Over the weekend, the torrential monsoon rains wreaked havoc in North Indian states with Himachal Pradesh being one of the worst affected. The monsoon triggered incidents of cloud bursts, flash floods, landslides and loss of life during the past three days.

The rains have also left the rivers Sutlej, Ravi, Beas and Yamuna, in the neighbouring states of Punjab and Haryana, in spate.


The Indian Meteorological Department (IMD) forecast predicts light to moderate rain at most places till July 10 over the states of Punjab and Haryana, apart from Chandigarh and also "heavy to heavy rainfall" at a few isolated places.


While the hilly areas experienced complete halt of normalcy and flood like situation, normal life was also thrown out of gear in most of the cities and suburban areas due to water-logging. In the cities of Mohali, Patiala and Chandigarh, waterlogging caused heavy disruption in traffic and severe damage to several residential buildings, roads, vehicles and property. Videos, shot mostly by residents, bearing testimony to the devastation in low lying areas went viral on social media.


The heavy rain also unleashed its fury on the state of Haryana forcing local and state authorities to issue alerts and warnings to people, especially those near the river banks and low lying areas. Reportedly, the state received 38.90 mm rainfall on July 9.

As per the ground reports and videos on social media, the cities of Panipat, Kurukshetra, Yamunanagar and Amabala have been among the most affected with water-logged streets, stranded commuters and overflowing drains.

The overflowing rivers also caused panic among the residents, as the flow in River Yamuna crossed the danger mark of 70,000 cusecs to 84 000 cusecs on Sunday afternoon. The state irrigation officials said 1.9 lakh of water was discharged from the Hathini Kund Barrage in Yamunanagar district of Haryana.

Himachal Pradesh

Of the three states, Himachal Pradesh has been worst affected ever since the monsoon hit the state on June 24. Monsoon's fury has not stayed restricted to cancelled trains and delayed flights, but a completed halt in normalcy. The schools in the state will remain closed till July 111, while employees have been asked to work from home.

As per the information furnished by State's Emergency Operation Centre, on Sunday, three people were killed at Madholi village in Shimla district due to a landslide.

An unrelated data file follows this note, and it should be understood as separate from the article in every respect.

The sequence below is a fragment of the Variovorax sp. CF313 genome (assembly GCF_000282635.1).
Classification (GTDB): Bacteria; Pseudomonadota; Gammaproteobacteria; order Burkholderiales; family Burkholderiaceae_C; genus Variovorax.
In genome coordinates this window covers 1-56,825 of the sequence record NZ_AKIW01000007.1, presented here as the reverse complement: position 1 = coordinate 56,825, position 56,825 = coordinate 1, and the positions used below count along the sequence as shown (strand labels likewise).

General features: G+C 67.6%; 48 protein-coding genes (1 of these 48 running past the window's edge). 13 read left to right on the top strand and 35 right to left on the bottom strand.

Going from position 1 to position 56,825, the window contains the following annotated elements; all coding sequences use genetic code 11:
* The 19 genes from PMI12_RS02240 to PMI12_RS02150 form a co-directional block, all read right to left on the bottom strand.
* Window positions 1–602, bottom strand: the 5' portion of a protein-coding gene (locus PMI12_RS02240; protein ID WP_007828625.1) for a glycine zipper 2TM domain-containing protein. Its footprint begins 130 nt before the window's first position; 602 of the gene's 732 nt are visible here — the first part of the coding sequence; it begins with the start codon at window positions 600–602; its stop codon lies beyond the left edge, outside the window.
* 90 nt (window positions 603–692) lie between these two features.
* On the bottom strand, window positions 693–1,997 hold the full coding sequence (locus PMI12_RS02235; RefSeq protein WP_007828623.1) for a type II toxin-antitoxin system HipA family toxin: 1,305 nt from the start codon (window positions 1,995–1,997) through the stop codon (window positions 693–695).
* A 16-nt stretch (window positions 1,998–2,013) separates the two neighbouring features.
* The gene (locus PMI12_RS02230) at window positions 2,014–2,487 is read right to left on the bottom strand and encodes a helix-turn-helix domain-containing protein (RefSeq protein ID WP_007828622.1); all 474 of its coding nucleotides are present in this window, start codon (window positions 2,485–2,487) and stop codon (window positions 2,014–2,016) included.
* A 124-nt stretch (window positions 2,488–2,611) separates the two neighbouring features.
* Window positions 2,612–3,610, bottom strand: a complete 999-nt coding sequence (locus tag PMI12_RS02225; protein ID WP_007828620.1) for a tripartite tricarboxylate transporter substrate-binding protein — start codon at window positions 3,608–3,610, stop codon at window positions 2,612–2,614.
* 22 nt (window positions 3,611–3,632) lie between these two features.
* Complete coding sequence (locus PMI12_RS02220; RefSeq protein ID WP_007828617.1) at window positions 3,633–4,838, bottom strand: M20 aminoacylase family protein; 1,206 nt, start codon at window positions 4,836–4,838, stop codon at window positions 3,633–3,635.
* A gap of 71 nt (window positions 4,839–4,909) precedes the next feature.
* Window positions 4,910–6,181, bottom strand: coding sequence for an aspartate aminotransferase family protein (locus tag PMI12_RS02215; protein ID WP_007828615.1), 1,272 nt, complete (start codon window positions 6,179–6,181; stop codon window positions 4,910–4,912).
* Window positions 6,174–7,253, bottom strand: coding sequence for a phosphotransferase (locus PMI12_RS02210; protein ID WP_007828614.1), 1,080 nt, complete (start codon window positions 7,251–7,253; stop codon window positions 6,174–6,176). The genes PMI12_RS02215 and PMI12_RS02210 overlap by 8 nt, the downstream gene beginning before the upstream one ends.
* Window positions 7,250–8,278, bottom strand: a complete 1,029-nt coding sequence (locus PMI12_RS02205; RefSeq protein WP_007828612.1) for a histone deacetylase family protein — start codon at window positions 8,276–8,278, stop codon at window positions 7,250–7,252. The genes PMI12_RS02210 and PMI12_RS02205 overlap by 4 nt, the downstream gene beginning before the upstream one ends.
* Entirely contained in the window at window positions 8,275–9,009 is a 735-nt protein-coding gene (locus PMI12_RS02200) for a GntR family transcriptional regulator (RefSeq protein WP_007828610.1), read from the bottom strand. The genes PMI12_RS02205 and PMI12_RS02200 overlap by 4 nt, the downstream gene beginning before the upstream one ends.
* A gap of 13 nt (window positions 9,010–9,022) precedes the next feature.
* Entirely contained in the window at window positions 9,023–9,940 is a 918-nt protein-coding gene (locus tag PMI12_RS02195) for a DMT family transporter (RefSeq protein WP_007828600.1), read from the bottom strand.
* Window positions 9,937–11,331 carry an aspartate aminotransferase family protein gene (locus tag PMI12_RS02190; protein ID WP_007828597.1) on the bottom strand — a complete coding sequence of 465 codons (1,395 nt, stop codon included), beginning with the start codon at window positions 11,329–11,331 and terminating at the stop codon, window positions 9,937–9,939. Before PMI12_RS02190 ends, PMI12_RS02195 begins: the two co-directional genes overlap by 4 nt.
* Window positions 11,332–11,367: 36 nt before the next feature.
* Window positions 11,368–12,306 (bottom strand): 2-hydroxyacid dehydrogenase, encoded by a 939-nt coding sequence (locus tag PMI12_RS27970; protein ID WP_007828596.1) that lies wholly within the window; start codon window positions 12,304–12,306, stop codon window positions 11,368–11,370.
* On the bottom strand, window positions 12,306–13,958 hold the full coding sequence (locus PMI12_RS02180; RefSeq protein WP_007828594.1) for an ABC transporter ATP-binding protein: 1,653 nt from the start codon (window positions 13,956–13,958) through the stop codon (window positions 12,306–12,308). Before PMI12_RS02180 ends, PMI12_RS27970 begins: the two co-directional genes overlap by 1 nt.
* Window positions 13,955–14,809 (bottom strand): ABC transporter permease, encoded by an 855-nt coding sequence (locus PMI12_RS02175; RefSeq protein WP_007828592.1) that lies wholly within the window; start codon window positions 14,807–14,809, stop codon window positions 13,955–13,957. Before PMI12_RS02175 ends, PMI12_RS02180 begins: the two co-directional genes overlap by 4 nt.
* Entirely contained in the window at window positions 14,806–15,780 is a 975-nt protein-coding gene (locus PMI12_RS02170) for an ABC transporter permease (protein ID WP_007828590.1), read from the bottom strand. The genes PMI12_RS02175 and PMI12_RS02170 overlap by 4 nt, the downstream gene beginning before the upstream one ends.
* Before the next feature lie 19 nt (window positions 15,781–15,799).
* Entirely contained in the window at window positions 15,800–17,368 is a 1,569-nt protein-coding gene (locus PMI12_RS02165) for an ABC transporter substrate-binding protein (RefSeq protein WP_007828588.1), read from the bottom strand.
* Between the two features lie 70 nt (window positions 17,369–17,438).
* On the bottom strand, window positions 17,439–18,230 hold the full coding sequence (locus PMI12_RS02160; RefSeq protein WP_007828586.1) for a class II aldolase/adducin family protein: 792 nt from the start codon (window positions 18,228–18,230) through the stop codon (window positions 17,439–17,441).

So far, 15 instances of flash floods, 1 of cloud burst and roughly 17 landslides have paralysed the infrastructure of the state. Following landslides, close to 730 roads including National Highways have also been blocked. The state has also so far, reported a loss of 45 human lives due to monsoon related incidents, apart from the loss of cattle and livestock.

Similar story, different country, same reason

It doesn't take much or long to connect the dots of unfriendly, unpredictable weather to the climate crisis. It was only last year, when large swathes of neighbouring Pakistan experienced unprecedented monsoon rain from mid-June to end-August. Large parts of the country were flooded and devastated with irreparable loss of life and debilitating impact on its already-crippling economy.

The Indus river burst its banks while the flash floods and landslides rendered many homeless and orphaned. This apart from the loss of food crops, livestock, health facilities and the heightened risk of epidemic following the floods.

As per a report in World Weather Attribution, scientists from Pakistan, India, the Netherlands, France, Denmark, South Africa, New Zealand, the US, and the UK, came together to analyse whether and to what extent human-caused climate changed altered the likelihood and intensity of this extreme rainfall.

The scientists used published, peer-reviewed methods to perform the event attribution study. As per the findings, climate likely increased extreme monsoon rainfall. "Some of these models suggest climate change could have increased the rainfall intensity up to 50% for the 5-day event definition," said the report. Meanwhile, any conversation pertaining climate change continues to fall on deaf citizens and political governments.